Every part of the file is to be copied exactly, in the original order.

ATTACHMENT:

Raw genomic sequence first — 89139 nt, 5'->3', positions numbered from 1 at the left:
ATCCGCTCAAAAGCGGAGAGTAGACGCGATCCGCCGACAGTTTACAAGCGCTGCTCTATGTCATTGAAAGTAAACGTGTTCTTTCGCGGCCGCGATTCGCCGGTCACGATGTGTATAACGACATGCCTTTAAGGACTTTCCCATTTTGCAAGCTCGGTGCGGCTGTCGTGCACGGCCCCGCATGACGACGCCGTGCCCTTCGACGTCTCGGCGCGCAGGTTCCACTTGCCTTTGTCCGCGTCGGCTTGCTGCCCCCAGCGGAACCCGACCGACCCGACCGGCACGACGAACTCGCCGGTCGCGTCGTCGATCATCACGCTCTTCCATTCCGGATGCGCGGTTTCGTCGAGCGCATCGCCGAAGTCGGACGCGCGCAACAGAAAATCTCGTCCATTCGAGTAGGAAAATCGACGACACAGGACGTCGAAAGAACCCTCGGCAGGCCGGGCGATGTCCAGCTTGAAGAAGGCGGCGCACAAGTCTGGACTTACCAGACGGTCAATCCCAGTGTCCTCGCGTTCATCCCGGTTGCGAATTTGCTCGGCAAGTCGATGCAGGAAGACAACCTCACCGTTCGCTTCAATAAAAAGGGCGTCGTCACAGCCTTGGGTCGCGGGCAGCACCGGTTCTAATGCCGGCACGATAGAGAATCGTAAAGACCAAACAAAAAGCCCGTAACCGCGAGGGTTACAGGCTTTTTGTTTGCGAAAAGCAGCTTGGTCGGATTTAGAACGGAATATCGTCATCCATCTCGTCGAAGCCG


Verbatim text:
Raw genomic sequence first — 89139 nt, 5'->3', positions numbered from 1 at the left:
ATCCGCTCAAAAGCGGAGAGTAGACGCGATCCGCCGACAGTTTACAAGCGCTGCTCTATGTCATTGAAAGTAAACGTGTTCTTTCGCGGCCGCGATTCGCCGGTCACGATGTGTATAACGACATGCCTTTAAGGACTTTCCCATTTTGCAAGCTCGGTGCGGCTGTCGTGCACGGCCCCGCATGACGACGCCGTGCCCTTCGACGTCTCGGCGCGCAGGTTCCACTTGCCTTTGTCCGCGTCGGCTTGCTGCCCCCAGCGGAACCCGACCGACCCGACCGGCACGACGAACTCGCCGGTCGCGTCGTCGATCATCACGCTCTTCCATTCCGGATGCGCGGTTTCGTCGAGCGCATCGCCGAAGTCGGACGCGCGCAACAGAAAATCTCGTCCATTCGAGTAGGAAAATCGACGACACAGGACGTCGAAAGAACCCTCGGCAGGCCGGGCGATGTCCAGCTTGAAGAAGGCGGCGCACAAGTCTGGACTTACCAGACGGTCAATCCCAGTGTCCTCGCGTTCATCCCGGTTGCGAATTTGCTCGGCAAGTCGATGCAGGAAGACAACCTCACCGTTCGCTTCAATAAAAAGGGCGTCGTCACAGCCTTGGGTCGCGGGCAGCACCGGTTCTAATGCCGGCACGATAGAGAATCGTAAAGACCAAACAAAAAGCCCGTAACCGCGAGGGTTACAGGCTTTTTGTTTGCGAAAAGCAGCTTGGTCGGATTTAGAACGGAATATCGTCATCCATCTCGTCGAAGCCG